From a marketing perspective, you want the sequel to Despicable Me to at least have the word "despicable" in its title. I get it. It helps the inattentive to remember they liked you once before. But if truth still has any value in this world, directors Pierre Coffin and Chris Renaud might have considered calling this one Despicable Me 2: Except He's Super Nice Now.
Gru (the voice of Steve Carrell) has evolved. He's no longer hatching plots to steal the moon; instead he's a caring adoptive father to three adorable daughters and an artisanal jams and jellies entrepreneur. He's good at the parenting but bad at the jams, so when the Anti-Villain League sends agent Lucy Wilde (Kristen Wiig) to kidnap him and press him into service battling a new villain, he's not exactly unhappy with the idea of using his bad-guy skill set. It'll require that he use his powers for good, but you can't have everything when you're a recovering evildoer.
The mystery villain has a serum that transforms living beings into monsters. Injected into the Minions it turns them fanged, purple and hungry. Gru, Lucy and the remaining Minions leap into action -- pausing frequently for a variety of Minion set pieces and dance numbers -- in an effort to catch whomever's responsible. They will catch the miscreant, of course, but the antics involved in getting there rest squarely on the Minions' shoulders (okay, yes, they don't have shoulders, but you get me).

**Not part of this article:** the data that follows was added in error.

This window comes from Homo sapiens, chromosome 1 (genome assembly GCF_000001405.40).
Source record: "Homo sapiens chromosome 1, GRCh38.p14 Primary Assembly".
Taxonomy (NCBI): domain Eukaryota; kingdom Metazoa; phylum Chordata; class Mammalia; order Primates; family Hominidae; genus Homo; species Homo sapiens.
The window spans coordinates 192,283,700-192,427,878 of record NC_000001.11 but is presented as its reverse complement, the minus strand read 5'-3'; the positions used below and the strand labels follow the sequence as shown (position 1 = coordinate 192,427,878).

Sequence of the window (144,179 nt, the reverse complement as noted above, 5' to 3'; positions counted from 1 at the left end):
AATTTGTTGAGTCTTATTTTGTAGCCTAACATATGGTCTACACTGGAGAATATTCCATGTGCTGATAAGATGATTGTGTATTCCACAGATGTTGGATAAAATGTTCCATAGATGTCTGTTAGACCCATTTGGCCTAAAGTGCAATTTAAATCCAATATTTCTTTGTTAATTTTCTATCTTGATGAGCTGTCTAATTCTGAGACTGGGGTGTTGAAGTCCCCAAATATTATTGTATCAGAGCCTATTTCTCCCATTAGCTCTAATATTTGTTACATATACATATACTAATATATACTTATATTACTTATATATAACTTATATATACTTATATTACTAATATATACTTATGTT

The Minions are, in fact, the answer to the question the film never explicitly asks but spends its running time addressing: what to do with your main character after you've un-despicable-ized him? And given him a love interest who's sweet instead of strange? And calmed down his idiosyncratic children? (fond memories of "FLUFFY!" gleefully shrieked will remain fond memories). You give him the starring role but effectively sideline him in favor of the bouncy supporting cast, that's what. The little yellow creatures speaking in French-inflected gibberish are getting their own film in 2014 but you'd be forgiven for thinking it was already here -- and it doesn't feel that bad at all.
It's as bright and colorful, as crisp and clean as the first go-round. These movies are visually inventive treats, employing 3D to kid-pleasing effect (aka lots of stuff thrown at your face). But if it's lost some of its edge, vitality and blackened wit, just think of it as analogous to your own life: unless you're involved in organized crime or -- keeping it French -- Serge Gainsbourg, then becoming a parent ruins your edge. You'll never really be the cool dad you hoped you'd be. If it can happen to Gru it can happen to you.